International dairy players are not ready to take a dig at the Indian market

Non-milking cattle goes to slaughter house, which is not the case in India. So it's a big challenge for global dairy companies that want to enter the Indian market.
  • Franchise India Team Editor
Restaurant India

Though the Central Government has made its way clear for 100 per cent FDI (Foreign Direct Investment) in animal husbandry (including breeding of dogs), pisciculture, aquaculture and apiculture under automatic route, but unfortunately, the move has not managed to allure many foreign investors. The experts feel that the foreign investors are not ready to put their money on India, mainly because of the ban on cow slaughter.

In India, many states have joined their hands to curb the cow slaughter in their respective states but this has triggered a big controversy around the nation. Most of these states have banned this activity due to religious sentiments attached to the animal (Hindus considered cow as a holy animal). Sharing his views on the subject, Kuldeep Saluja, Managing Director, Sterling Agro Industries Ltd. maker of Nova brand of dairy products said that globally, non-milking cattle goes to slaughter house, which is not the case in India. So it's a big challenge for global dairy companies that want to enter the Indian market. Not being allowed to slaughter certain cattle is a huge drawback in India for global dairies.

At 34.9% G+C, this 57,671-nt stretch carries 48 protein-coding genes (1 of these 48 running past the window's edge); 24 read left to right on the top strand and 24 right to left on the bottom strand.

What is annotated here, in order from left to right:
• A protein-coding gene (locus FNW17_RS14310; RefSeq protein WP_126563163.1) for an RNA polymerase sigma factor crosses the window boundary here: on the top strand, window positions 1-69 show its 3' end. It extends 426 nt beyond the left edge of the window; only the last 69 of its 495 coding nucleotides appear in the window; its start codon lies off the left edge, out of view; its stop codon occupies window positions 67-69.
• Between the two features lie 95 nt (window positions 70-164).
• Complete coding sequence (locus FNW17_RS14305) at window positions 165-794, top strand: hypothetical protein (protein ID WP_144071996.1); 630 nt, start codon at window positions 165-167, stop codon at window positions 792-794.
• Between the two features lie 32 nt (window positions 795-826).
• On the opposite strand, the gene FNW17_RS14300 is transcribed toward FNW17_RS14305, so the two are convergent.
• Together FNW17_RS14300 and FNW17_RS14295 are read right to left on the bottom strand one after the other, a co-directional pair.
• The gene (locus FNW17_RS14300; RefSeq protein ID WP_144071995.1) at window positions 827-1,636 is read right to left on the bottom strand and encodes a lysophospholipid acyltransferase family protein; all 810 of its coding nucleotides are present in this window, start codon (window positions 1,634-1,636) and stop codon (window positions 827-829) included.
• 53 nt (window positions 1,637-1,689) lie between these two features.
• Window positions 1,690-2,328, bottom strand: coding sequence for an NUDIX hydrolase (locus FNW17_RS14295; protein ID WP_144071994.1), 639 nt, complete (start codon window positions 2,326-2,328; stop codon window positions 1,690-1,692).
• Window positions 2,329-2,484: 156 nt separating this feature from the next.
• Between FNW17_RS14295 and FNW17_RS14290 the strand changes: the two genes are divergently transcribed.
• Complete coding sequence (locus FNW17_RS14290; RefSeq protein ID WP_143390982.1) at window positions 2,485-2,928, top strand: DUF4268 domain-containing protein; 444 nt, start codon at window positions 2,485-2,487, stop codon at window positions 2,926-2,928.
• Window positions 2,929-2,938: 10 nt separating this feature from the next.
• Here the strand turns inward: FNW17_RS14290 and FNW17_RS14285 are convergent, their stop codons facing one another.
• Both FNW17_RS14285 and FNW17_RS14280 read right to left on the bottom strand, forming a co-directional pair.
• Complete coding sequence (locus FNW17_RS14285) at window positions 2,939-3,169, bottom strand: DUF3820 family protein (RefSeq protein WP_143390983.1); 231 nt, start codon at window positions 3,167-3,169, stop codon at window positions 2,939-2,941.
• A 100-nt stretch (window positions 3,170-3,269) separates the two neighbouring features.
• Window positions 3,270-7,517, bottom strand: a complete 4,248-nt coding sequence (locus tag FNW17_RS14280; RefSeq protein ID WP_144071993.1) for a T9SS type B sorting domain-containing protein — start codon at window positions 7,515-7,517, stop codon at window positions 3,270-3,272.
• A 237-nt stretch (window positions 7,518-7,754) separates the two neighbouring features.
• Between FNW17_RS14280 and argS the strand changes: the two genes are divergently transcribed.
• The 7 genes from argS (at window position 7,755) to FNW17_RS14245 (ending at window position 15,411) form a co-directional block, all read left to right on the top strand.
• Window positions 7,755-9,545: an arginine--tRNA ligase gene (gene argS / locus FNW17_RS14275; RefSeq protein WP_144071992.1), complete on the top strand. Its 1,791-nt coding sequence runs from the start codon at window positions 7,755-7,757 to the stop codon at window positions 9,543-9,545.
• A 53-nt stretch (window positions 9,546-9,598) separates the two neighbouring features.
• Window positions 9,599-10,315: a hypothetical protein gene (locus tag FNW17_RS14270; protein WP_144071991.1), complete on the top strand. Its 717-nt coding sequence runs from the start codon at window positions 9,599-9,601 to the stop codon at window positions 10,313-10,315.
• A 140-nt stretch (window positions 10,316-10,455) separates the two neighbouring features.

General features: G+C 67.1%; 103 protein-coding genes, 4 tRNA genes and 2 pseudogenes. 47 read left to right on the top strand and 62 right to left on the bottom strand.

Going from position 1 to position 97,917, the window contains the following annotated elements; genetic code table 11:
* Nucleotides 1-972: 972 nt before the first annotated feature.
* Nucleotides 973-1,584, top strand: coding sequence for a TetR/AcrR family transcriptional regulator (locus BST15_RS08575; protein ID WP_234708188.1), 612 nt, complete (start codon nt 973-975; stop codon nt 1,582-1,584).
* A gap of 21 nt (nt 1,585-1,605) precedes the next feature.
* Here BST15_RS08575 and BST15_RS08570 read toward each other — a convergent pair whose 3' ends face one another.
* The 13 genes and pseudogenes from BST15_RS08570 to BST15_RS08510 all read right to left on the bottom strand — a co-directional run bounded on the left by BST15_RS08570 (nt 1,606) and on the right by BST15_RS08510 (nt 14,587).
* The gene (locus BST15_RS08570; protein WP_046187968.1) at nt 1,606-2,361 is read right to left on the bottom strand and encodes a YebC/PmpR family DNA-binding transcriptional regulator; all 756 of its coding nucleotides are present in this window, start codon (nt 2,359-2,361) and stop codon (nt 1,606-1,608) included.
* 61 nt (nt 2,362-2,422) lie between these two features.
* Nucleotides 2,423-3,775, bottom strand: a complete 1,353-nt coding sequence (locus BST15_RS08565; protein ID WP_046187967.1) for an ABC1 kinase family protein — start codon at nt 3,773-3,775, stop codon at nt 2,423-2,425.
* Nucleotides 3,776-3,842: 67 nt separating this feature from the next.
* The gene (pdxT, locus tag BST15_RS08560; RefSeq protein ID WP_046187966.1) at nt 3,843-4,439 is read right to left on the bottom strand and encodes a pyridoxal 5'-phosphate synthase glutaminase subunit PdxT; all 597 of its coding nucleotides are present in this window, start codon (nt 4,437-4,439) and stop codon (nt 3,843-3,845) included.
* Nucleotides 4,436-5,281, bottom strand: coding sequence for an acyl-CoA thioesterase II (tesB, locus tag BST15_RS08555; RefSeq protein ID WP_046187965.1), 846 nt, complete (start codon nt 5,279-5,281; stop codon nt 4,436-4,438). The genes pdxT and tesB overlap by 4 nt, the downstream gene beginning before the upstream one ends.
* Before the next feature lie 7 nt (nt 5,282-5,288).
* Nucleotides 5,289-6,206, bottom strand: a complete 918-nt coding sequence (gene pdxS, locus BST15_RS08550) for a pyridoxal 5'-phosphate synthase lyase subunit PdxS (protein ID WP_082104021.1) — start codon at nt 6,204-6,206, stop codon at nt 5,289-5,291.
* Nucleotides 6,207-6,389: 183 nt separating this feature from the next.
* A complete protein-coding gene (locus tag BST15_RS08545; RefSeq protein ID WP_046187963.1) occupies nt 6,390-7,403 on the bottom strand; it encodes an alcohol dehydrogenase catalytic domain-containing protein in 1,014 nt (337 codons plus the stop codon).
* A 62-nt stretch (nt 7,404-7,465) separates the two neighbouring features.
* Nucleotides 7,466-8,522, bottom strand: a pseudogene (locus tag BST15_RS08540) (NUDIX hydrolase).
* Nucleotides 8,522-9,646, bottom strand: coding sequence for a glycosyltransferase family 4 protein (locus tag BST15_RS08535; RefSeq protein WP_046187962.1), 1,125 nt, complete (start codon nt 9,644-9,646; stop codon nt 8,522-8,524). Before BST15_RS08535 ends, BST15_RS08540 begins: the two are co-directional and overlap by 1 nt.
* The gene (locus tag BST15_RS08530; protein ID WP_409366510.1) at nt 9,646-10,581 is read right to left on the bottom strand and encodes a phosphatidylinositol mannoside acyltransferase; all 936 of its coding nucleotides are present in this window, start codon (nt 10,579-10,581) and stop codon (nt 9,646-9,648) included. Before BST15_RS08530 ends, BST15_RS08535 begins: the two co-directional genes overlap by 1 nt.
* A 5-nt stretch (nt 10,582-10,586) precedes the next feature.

In international markets unproductive cattle, most of which are cows, after being in dairies for 14-15 years, go to slaughter houses. A company expects 50-60 per cent return on investment on sale of each cow. Informing further, Saluja stated that 95 per cent of the cattle used in commercial dairy farming globally are cows and not buffaloes, unlike India. Hence, he said, the country is not lucrative for companies to attract FDI in animal husbandry sector.

International firms such as Fonterra of New Zealand, French cheese maker Fromageries Bel, Denmark's Arla, Dutch dairy cooperative Friesland Campina, Mexico's Grupo Lala, and Germany's Hochland Group have been exploring the Indian domain to fish in good opportunities to set up own units or to partner with local players.

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